March 28, 2018
School districts and school funding were topics of interest at the most recent Board of County Commissioners’ (BOCC) meeting as both misplaced funds and allocation of federal funds were discussed.
SCHOOL ESCROW FUNDS WRONGLY DEPOSITED
During Tuesday’s Public Comment period, County Treasurer Christina Whitmer made the Board aware of $11,000 that had been wrongly deposited into the County’s general fund, rather than the protected East Grand School District escrow fund for developer monies in-lieu of school lands.
Whitmer explained that each time a new subdivision is approved and platted, statute requires that the developer also dedicate land for school district use or pay fees-in-lieu of land. The fees are collected by the Community Development department, as part of their planning and zoning services. The monies are then held in escrow by the County on behalf of the school district, in this case East Grand Schools.
She reported that she had only become aware of the mistake when she had been directly asked about whether or not the specific payment had been received. When she did not see a deposit to the escrow account, she searched other accounts and found the $11,264 had been deposited to Planning Fees instead. This second account is part of the general fund. “If we put it into the general fund, it will be spent,” she emphasized. “The money does not belong to us. It belongs to East Grand Schools.”
Whitmer further explained her concern, saying that without procedure that notifies the Treasurer’s office when a new development is platted and fees are due, there is “no way for the Treasurer to know that the money belongs to the school district.” She cited other incidents of concern, including checks being held for over 30 days before deposit and another $1 million check that had been mis-deposited several months ago, all by the same County department from which over half a million dollars in misappropriated Building department funds were revealed in 2014. “Excuses are made and procedures are not followed. And it is not being fixed,” she said.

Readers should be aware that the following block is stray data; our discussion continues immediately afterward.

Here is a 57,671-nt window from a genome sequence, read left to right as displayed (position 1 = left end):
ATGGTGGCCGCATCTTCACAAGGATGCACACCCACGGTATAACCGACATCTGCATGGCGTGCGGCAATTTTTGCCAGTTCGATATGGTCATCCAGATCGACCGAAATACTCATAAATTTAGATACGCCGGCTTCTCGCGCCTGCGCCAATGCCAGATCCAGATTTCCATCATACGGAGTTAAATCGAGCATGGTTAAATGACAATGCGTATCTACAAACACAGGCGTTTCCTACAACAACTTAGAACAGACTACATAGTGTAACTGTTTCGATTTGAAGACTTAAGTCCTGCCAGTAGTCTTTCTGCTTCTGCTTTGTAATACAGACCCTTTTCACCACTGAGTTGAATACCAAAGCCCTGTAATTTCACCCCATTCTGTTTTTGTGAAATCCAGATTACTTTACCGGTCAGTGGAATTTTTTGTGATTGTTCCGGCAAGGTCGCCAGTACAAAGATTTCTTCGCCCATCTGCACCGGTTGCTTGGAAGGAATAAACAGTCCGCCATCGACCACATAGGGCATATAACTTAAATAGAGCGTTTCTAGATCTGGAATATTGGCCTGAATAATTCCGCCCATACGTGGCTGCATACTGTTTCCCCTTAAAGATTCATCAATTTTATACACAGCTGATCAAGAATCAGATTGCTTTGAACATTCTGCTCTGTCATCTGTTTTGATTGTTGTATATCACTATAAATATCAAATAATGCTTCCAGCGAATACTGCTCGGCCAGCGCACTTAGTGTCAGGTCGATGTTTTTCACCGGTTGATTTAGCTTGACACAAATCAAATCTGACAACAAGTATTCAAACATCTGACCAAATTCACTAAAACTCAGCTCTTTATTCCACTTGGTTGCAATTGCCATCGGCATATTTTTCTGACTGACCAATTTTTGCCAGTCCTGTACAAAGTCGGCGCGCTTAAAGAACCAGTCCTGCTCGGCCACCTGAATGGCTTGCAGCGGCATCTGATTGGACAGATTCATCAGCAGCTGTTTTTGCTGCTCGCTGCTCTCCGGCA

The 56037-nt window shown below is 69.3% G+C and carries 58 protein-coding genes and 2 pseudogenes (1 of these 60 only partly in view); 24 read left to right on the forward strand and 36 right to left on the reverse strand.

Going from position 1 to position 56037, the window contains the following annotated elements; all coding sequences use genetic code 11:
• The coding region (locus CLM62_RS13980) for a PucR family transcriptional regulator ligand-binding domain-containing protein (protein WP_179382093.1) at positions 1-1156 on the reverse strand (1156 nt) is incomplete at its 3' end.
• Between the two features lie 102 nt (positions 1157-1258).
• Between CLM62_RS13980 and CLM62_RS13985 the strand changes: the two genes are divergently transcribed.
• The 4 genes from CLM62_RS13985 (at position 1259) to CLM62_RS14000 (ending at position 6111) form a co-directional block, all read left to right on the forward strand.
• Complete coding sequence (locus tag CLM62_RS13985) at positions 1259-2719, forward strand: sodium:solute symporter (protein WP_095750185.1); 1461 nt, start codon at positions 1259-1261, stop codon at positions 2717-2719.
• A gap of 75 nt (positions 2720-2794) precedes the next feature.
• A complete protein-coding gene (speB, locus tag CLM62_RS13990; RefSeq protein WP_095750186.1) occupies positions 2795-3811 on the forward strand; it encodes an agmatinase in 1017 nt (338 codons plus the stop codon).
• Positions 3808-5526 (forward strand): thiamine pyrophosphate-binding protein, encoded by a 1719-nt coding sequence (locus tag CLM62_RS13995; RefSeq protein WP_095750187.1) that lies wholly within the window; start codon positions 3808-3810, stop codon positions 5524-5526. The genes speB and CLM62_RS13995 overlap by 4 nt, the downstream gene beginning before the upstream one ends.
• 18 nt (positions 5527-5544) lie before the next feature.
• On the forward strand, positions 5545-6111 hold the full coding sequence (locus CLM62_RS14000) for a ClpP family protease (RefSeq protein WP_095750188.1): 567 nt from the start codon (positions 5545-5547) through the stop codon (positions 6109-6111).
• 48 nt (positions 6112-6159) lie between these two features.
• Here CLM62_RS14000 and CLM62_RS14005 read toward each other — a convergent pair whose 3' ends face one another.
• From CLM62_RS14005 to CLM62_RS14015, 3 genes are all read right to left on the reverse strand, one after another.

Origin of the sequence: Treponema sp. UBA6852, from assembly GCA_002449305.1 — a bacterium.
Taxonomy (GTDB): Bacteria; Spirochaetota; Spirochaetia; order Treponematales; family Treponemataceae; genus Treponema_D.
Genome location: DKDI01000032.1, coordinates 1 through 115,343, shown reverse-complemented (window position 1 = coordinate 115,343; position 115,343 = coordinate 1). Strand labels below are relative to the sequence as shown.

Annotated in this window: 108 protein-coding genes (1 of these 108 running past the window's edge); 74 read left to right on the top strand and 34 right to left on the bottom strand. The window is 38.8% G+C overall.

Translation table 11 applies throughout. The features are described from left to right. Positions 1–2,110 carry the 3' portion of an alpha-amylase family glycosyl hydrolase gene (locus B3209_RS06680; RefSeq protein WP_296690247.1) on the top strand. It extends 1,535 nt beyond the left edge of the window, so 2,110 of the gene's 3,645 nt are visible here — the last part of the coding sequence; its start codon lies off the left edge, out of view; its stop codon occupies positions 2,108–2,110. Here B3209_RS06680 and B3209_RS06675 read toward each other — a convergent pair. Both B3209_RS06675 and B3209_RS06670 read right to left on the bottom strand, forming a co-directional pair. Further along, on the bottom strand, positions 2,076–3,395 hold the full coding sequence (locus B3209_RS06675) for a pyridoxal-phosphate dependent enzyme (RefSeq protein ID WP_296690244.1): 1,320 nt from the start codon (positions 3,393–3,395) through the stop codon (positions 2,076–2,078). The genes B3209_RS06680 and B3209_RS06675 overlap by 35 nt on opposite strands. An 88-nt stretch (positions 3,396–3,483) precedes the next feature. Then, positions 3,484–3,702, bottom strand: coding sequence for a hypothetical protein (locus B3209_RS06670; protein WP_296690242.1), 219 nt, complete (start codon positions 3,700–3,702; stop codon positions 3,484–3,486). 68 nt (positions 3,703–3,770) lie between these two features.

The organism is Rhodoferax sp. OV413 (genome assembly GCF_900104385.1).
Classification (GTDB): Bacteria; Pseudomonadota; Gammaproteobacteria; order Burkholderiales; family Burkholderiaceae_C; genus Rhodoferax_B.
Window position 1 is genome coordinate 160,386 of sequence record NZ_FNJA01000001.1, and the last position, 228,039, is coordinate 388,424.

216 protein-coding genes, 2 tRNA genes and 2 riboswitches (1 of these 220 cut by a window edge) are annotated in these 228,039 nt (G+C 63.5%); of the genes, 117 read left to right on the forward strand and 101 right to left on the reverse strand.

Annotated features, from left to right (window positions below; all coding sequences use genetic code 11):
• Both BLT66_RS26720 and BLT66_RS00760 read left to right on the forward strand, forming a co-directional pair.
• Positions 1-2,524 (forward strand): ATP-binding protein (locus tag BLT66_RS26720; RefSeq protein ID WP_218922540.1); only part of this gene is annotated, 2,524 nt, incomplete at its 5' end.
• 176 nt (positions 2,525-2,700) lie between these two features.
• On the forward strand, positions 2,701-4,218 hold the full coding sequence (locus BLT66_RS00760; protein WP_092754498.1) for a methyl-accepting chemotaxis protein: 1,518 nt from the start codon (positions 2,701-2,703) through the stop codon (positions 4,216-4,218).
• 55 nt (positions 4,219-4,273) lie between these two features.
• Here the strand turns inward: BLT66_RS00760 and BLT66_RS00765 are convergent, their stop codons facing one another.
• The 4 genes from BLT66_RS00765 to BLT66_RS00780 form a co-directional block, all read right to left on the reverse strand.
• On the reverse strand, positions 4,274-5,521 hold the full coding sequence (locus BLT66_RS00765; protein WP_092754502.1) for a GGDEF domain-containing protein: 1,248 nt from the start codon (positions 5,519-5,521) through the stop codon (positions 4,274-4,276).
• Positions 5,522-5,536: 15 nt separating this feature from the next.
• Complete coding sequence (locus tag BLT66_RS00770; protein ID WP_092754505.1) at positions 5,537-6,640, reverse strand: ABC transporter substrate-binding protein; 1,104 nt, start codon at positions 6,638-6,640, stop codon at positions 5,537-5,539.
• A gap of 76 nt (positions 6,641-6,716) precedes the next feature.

BOCC Chair Merrit Linke indicated that County Manager Lee Staab and Finance Director Curtis Lange were aware of the situation. “We need to fix this internally.” And Commissioner Kristen Manguso asked that the error be fixed and that verification be provided to the BOCC.
Upon being asked about the incident later, Manager Staab stated that the mistake occurred when “the incorrect code was inadvertently used when depositing the $11,000 check. This error will be corrected by issuing a warrant which will result in moving the funds from the General Fund to the correct account.” He also explained that “each department has standard operating procedures for cash collections, deposits, and internal control.” He said that those procedures include often daily deposits to the Treasurer’s office and monthly reconciliations, at which time, he is confident the error would have been identified.